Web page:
Some states – but not all – already allow schools to discriminate on the basis of sexual orientation, gender identity or relationship status.
Commonwealth laws also contain some provisions to permit faith-based schools to exercise this discretion.
A Fairfax Media report suggested a religious freedoms review recommended the right be enshrined in the federal Sex Discrimination Act to ensure a consistent national approach.
The review’s panel, chaired by former Liberal minister Phillip Ruddock, said it accepted the right of schools to select or preference students who uphold their religious convictions.
Prime Minister Scott Morrison played down the proposal on Wednesday, saying such exemptions to anti-discrimination laws already exist.
“We’re not proposing to change that law to take away that existing arrangement,” he told reporters on the NSW Central Coast.
Attorney-General Christian Porter later clarified that no changes to the current arrangement, created by Labor in 2013, are proposed in the report.
“The Ruddock report does not recommend any changes to this regime,” Porter said.
Opposition Leader Bill Shorten said he can’t believe the prime minister hasn’t ruled out the “silly” idea completely.
“The fact is every child is entitled to human dignity. We shouldn’t even be having this debate,” Mr Shorten told reporters in Melbourne, demanding the government release the report.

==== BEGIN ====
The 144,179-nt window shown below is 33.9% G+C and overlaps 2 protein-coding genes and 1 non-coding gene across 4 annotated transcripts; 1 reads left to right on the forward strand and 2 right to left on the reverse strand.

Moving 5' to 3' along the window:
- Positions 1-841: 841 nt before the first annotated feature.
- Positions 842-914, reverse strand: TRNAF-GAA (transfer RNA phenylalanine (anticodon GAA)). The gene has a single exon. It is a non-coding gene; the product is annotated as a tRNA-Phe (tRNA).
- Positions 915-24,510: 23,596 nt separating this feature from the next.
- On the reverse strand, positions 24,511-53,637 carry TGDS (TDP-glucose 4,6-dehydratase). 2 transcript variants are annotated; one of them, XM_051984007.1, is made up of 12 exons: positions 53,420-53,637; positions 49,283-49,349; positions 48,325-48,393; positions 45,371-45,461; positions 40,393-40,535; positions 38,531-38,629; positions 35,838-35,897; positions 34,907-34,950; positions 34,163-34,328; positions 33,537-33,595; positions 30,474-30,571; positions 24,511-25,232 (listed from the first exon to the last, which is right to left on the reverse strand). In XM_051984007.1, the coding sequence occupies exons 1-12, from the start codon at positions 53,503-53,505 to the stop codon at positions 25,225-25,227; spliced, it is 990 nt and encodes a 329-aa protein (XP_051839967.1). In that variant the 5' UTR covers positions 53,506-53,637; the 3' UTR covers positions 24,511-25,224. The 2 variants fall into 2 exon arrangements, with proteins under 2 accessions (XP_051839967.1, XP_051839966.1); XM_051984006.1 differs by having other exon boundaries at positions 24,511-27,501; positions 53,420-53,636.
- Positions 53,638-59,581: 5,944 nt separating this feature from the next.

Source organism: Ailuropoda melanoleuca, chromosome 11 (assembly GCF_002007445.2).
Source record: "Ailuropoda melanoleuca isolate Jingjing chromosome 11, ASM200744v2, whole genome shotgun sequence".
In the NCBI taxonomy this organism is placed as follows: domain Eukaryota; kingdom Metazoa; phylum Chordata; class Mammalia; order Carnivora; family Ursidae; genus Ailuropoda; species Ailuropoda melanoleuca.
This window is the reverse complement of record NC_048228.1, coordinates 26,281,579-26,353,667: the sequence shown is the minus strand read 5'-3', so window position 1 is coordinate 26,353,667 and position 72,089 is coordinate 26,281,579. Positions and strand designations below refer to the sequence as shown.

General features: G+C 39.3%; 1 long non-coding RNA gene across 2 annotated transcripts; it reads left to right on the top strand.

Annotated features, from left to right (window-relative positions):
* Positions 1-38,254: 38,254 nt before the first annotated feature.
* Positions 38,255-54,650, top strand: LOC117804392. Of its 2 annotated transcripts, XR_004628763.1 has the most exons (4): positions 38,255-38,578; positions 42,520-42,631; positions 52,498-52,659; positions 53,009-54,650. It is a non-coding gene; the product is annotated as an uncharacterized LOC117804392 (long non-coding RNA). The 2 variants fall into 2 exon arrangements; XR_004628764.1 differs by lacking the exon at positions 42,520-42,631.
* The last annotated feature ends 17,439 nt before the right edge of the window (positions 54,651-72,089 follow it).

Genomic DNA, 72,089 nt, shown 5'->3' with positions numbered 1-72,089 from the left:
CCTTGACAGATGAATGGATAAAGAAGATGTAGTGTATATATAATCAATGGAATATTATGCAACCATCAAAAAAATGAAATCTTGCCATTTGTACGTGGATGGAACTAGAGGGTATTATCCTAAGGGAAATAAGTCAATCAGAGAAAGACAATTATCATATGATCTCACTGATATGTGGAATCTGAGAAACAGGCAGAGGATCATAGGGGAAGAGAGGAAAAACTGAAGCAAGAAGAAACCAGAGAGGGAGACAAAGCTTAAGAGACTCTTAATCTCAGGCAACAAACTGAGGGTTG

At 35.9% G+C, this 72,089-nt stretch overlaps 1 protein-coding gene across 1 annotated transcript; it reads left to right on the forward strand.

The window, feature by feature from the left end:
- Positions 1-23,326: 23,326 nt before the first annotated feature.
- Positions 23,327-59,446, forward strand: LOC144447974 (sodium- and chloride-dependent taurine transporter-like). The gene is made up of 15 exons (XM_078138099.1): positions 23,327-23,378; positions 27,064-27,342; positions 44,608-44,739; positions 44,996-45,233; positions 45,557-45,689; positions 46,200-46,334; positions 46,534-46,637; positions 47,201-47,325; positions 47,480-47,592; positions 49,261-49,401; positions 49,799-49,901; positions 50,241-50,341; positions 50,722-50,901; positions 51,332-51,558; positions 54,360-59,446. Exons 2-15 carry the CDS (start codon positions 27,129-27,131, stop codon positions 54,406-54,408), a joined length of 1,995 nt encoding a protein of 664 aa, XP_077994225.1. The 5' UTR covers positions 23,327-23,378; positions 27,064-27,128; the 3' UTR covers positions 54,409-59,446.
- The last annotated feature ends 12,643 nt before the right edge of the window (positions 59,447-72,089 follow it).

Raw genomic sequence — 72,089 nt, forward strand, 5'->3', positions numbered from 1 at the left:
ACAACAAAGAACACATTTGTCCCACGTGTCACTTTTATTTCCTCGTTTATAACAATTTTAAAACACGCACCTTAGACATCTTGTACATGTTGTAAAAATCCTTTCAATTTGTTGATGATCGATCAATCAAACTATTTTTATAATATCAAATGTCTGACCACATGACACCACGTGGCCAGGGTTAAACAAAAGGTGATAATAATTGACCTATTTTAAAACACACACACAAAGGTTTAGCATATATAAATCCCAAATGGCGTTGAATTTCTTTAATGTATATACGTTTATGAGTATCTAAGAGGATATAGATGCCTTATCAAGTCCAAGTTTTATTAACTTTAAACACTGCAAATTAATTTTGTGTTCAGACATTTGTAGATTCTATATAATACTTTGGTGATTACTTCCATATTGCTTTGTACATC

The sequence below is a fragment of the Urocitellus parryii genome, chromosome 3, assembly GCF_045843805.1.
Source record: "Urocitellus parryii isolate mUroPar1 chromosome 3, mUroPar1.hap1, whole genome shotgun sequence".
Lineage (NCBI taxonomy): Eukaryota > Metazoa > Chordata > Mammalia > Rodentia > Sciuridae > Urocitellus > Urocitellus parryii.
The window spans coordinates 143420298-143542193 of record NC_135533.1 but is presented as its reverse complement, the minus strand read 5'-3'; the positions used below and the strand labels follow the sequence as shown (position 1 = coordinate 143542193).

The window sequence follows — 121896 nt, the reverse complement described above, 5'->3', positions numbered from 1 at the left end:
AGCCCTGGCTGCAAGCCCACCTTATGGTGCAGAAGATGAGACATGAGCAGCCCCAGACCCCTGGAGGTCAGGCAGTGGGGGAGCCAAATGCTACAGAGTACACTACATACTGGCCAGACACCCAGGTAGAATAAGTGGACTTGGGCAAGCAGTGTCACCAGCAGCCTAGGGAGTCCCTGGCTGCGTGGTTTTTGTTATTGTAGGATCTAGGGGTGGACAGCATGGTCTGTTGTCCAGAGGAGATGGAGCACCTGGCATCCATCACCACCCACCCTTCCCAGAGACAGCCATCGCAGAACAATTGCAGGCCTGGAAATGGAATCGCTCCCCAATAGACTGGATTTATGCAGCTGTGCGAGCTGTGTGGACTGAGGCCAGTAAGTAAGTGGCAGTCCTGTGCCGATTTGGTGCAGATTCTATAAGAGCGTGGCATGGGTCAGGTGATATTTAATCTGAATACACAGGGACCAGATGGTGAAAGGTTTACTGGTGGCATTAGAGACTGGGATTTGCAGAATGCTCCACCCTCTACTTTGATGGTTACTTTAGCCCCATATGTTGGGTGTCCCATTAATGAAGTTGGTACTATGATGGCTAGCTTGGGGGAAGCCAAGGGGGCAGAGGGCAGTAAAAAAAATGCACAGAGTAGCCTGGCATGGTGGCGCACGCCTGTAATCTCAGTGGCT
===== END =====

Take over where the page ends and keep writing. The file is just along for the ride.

Treasurer Josh Frydenberg said Labor’s concerns about discrimination against children were jumping the gun, insisting the government would “get the balance right” and leave existing laws untouched.
But Special Minister of State Alex Hawke strongly supports the proposal, saying it is up to individual Christian schools to negotiate their handling of gay students.
“I don’t think it’s controversial in Australia that people expect religious schools to teach the practice of their faith and their religion,” he told Sky News.
Fellow Liberal MP Tim Wilson said he wouldn’t be supporting any new laws that would broaden grounds for discrimination, and does not think the Coalition would either.
The Ruddock review was commissioned after the 2017 national same-sex marriage vote and handed to the government several months ago, but is yet to be released.
Gay rights activists have slammed the proposal as a shameful assault on equality.
Alex Greenwich, who co-chaired the national campaign in support of same-sex marriage, is demanding the federal government rule it out.
The panel reportedly did not accept that businesses should be allowed to refuse services on religious grounds, such as denying a gay couple a wedding cake.
The review also found civil celebrants should not be entitled to refuse to conduct same-sex weddings if they became celebrants after it was was legalised, Fairfax Media reported.
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